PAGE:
13 Federal transfer payments to the Maritime provinces were designed to compensate the region for creating artificial east-west trade patterns that invariably favoured central Canada and the operations of national political and administrative institutions that were designed to deal with political problems between Upper and Lower Canada. Generous transfer payments to our region became a kind of guilt money from Ottawa to legitimize national policies that serve Ontario and Quebec well, but could never accommodate the economic circumstances of the three Maritime provinces. Ontario now has access to Ottawa’s guilt money, given that it too now qualifies for equalization payments.
14 Funny thing about guilt money. A good number of economists from Ontario began to make the case in the early 1980s that federal transfers and some elements of Ottawa’s regional economic development were harmful to Atlantic Canada. 15 They created economic dependency. I bought into the arguments in my own work. 16 Now that Ontario qualifies for federal guilt money, nothing is heard from these same economists about the dangers of dependency on federal transfers. The old saying often heard in Ottawa, "on policy you stand where you sit," seems to also apply for Ontario-based economists.
15 One senses that Maritime premiers have been left on the sideline scratching their heads trying to understand this turn of events. While Ontario premiers have taken over their role as the whiners of the Canadian federation, Maritime premiers have been inexplicably silent. Perhaps they bought into the golden goose argument and hesitate to speak out on the issue. But what is no less puzzling is the stone silence from the departments of economics in Atlantic Canada universities. With some notable exceptions, we have heard precious little from our departments of economics on the implications that new federal fiscal arrangements hold for our region. 17
16 Still, one thing is certain: an agenda has been set on federal transfer payments that will shift more funds to the more populous provinces and less to the three Maritime provinces. Our national political institutions with an unreformed Senate and the new seats allocated in the Commons which will enlarge still more Ontario’s dominance on national political power will continue to shape policies and major initiatives that favour the heavily populated provinces. This agenda could also turn the three Maritime provinces into a region with the political clout of northern Ontario with increasingly politically marginalized premiers.
17 Maritime premiers no longer seem sure how to deal with Ottawa and central Canada. Contrary to the premier of Newfoundland and Labrador, New Brunswick Premier Shawn Graham has adopted a Neville Chamberlain peace-in-our-time with Ottawa approach. He has, for the most part, avoided confronting the prime minister publicly on federal-provincial issues. The approach, however, has met with very little success.
18 The concentration of power in the Prime Minister’s Office in Ottawa also means that we are no longer likely to see strong ministers from our region like in years past (Allan J. MacEachern and Roméo LeBlanc, among many others). 18 Strong Maritime ministers in the past were able to secure the odd but important economic development initiatives. I am thinking here, for example, of the federal government’s decision to locate its superannuation branch in Shediac.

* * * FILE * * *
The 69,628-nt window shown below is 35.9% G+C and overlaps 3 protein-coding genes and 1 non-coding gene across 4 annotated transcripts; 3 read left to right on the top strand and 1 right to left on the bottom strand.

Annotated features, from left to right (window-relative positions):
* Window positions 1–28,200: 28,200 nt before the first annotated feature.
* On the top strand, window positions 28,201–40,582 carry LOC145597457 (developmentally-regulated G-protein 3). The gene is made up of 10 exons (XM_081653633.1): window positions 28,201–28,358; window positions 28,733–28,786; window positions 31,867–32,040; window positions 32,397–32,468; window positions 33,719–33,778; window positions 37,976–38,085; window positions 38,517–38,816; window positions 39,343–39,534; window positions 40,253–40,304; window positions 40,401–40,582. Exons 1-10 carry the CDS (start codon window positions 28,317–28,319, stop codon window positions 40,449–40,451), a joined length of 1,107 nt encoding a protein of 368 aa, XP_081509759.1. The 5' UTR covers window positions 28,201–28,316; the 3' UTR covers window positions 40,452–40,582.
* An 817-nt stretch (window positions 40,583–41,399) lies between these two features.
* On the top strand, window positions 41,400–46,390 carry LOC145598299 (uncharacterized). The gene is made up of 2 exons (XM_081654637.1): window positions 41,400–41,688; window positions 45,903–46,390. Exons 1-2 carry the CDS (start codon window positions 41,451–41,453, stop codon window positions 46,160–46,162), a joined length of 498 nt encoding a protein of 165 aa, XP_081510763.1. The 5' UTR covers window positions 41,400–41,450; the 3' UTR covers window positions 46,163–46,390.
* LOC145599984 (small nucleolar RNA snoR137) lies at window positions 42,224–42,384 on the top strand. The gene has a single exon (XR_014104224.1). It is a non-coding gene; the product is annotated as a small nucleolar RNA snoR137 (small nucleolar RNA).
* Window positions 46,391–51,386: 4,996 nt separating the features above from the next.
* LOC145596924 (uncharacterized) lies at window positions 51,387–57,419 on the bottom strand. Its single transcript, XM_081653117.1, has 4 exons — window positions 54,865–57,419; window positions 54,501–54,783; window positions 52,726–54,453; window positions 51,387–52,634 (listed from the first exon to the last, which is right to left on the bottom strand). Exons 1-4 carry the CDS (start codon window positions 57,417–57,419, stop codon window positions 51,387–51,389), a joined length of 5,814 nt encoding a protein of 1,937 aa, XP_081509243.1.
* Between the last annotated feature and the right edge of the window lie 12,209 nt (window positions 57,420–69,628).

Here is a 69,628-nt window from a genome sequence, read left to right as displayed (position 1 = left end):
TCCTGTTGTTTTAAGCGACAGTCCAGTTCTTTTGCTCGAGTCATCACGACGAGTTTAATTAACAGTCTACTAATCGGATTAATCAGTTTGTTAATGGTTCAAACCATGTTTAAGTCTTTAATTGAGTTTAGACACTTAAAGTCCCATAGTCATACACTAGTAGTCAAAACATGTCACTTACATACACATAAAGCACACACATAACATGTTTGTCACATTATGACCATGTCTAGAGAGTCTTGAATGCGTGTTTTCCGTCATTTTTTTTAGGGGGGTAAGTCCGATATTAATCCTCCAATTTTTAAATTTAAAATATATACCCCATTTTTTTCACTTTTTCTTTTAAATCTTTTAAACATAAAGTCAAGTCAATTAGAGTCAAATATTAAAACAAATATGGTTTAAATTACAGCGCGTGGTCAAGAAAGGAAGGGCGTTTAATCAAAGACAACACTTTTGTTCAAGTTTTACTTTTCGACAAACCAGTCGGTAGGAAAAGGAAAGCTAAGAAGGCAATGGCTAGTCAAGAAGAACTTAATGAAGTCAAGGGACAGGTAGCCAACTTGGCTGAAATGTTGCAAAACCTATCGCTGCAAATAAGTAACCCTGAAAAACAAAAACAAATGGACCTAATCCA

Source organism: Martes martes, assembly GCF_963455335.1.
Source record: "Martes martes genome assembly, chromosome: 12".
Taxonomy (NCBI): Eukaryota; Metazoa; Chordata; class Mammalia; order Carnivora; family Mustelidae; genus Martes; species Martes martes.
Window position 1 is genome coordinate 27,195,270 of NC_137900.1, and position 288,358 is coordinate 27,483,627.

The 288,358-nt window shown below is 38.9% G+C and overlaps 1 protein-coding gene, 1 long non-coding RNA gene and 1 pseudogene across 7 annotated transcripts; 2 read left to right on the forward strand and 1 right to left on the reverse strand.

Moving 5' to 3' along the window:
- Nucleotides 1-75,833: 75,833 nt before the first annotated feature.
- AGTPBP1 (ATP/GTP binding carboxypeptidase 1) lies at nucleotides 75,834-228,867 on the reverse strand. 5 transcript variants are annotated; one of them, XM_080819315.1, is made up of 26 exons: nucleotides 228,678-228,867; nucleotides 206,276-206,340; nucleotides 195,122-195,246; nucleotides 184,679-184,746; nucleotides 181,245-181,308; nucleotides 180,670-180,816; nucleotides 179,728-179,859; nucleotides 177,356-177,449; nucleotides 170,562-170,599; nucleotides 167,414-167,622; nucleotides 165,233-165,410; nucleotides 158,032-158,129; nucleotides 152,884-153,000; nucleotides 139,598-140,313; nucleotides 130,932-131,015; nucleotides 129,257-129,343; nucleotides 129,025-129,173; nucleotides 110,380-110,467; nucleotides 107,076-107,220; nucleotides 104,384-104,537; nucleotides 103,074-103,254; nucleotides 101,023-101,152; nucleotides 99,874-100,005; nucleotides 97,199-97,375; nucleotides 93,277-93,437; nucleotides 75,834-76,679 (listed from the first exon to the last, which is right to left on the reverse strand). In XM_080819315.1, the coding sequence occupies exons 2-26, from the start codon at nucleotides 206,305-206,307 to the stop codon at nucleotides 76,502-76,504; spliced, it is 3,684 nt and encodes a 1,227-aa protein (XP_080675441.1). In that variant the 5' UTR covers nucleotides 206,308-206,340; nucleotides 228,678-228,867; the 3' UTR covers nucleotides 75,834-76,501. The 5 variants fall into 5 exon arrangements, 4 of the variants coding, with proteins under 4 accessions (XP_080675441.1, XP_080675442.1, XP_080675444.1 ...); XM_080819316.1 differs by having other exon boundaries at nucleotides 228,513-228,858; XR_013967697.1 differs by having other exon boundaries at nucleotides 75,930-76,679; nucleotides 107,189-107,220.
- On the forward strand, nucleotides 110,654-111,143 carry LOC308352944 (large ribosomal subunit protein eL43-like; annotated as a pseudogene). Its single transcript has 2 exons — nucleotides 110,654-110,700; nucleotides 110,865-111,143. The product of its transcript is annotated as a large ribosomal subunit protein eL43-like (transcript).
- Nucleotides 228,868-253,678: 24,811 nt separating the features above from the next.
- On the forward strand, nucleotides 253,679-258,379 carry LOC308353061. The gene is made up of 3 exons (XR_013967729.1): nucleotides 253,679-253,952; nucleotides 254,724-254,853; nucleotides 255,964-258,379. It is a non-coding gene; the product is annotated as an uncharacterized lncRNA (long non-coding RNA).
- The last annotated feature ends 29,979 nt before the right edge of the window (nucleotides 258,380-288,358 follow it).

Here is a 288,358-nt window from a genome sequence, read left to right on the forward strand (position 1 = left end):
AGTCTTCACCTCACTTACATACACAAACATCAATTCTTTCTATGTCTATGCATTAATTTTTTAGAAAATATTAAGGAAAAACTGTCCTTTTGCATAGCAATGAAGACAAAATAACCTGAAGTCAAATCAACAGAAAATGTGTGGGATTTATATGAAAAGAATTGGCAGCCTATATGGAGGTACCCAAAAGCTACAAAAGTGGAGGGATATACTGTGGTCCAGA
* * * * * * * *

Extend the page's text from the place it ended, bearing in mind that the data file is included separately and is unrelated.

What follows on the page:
19 In short, we are no longer the supplicants of Canadian federalism. Ontario has joined Quebec in insisting that Ottawa should pay still more attention to their political and economic interests. For our part, we have yet to carve out a role for the three Maritime provinces at the federal-provincial table. We no longer have a central message, a rallying cry that unites the three Maritime provinces in their dealings with Ottawa. Instead, we have adopted an every-man-for-himself approach as the Hydro-Quebec/NB Power deal revealed.
20 Guilt money served at least one purpose – it enabled New Brunswick to build a public infrastructure far in excess of its own capacity to finance it. That money has also enabled the province’s large French-speaking minority to develop its own institutions. The decision to enshrine a Charter of Rights and Freedoms in our constitution, and its interpretation by the courts, has considerably strengthened the hand of the minority in securing its own institutions and expanding public services in its own language. This has had a positive impact at all levels – political, economic, and community development. It has also added layers to our public infrastructure which has often been financed by federal transfers.
21 That said, it is difficult to make the case that federal transfer payments can lead to self-sustaining economic growth for our province. A healthy dynamic economy and a chronic dependence on transfer payment do not sit well together. In any event, given Ottawa’s shift to per capita spending on transfer payments and to other programs (see, for example, the stimulus package to deal with the 2008-09 economic recession), the establishment of federal regional development agencies patterned on ACOA in every region, including southern Ontario and Ottawa’s own difficult fiscal situation, we now have little choice but to lessen our dependence on federal transfers.